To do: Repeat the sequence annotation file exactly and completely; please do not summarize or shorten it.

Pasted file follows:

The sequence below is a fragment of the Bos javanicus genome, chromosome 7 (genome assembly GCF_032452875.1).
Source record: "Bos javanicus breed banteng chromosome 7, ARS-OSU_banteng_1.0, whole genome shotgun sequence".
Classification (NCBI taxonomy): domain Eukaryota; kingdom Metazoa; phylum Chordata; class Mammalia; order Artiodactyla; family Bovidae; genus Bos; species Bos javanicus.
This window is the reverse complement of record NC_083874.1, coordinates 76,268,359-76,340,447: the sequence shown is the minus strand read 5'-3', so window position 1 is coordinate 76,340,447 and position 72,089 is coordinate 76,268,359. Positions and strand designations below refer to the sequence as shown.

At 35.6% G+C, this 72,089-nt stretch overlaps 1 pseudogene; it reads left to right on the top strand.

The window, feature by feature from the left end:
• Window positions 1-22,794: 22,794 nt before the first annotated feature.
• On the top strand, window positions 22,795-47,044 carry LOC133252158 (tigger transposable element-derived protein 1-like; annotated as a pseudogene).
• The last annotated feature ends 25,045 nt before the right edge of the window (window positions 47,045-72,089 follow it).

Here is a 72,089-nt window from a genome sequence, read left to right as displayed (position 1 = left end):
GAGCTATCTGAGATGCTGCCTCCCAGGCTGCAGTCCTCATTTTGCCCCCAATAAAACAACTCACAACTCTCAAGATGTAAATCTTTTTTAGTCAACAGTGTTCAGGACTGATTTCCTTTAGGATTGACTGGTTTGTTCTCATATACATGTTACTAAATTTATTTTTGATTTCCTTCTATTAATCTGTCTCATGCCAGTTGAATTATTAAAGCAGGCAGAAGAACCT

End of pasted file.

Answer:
The sequence below is a fragment of the Bos javanicus genome, chromosome 7 (genome assembly GCF_032452875.1).
Source record: "Bos javanicus breed banteng chromosome 7, ARS-OSU_banteng_1.0, whole genome shotgun sequence".
Classification (NCBI taxonomy): domain Eukaryota; kingdom Metazoa; phylum Chordata; class Mammalia; order Artiodactyla; family Bovidae; genus Bos; species Bos javanicus.
This window is the reverse complement of record NC_083874.1, coordinates 76,268,359-76,340,447: the sequence shown is the minus strand read 5'-3', so window position 1 is coordinate 76,340,447 and position 72,089 is coordinate 76,268,359. Positions and strand designations below refer to the sequence as shown.

At 35.6% G+C, this 72,089-nt stretch overlaps 1 pseudogene; it reads left to right on the top strand.

The window, feature by feature from the left end:
• Window positions 1-22,794: 22,794 nt before the first annotated feature.
• On the top strand, window positions 22,795-47,044 carry LOC133252158 (tigger transposable element-derived protein 1-like; annotated as a pseudogene).
• The last annotated feature ends 25,045 nt before the right edge of the window (window positions 47,045-72,089 follow it).

Here is a 72,089-nt window from a genome sequence, read left to right as displayed (position 1 = left end):
GAGCTATCTGAGATGCTGCCTCCCAGGCTGCAGTCCTCATTTTGCCCCCAATAAAACAACTCACAACTCTCAAGATGTAAATCTTTTTTAGTCAACAGTGTTCAGGACTGATTTCCTTTAGGATTGACTGGTTTGTTCTCATATACATGTTACTAAATTTATTTTTGATTTCCTTCTATTAATCTGTCTCATGCCAGTTGAATTATTAAAGCAGGCAGAAGAACCT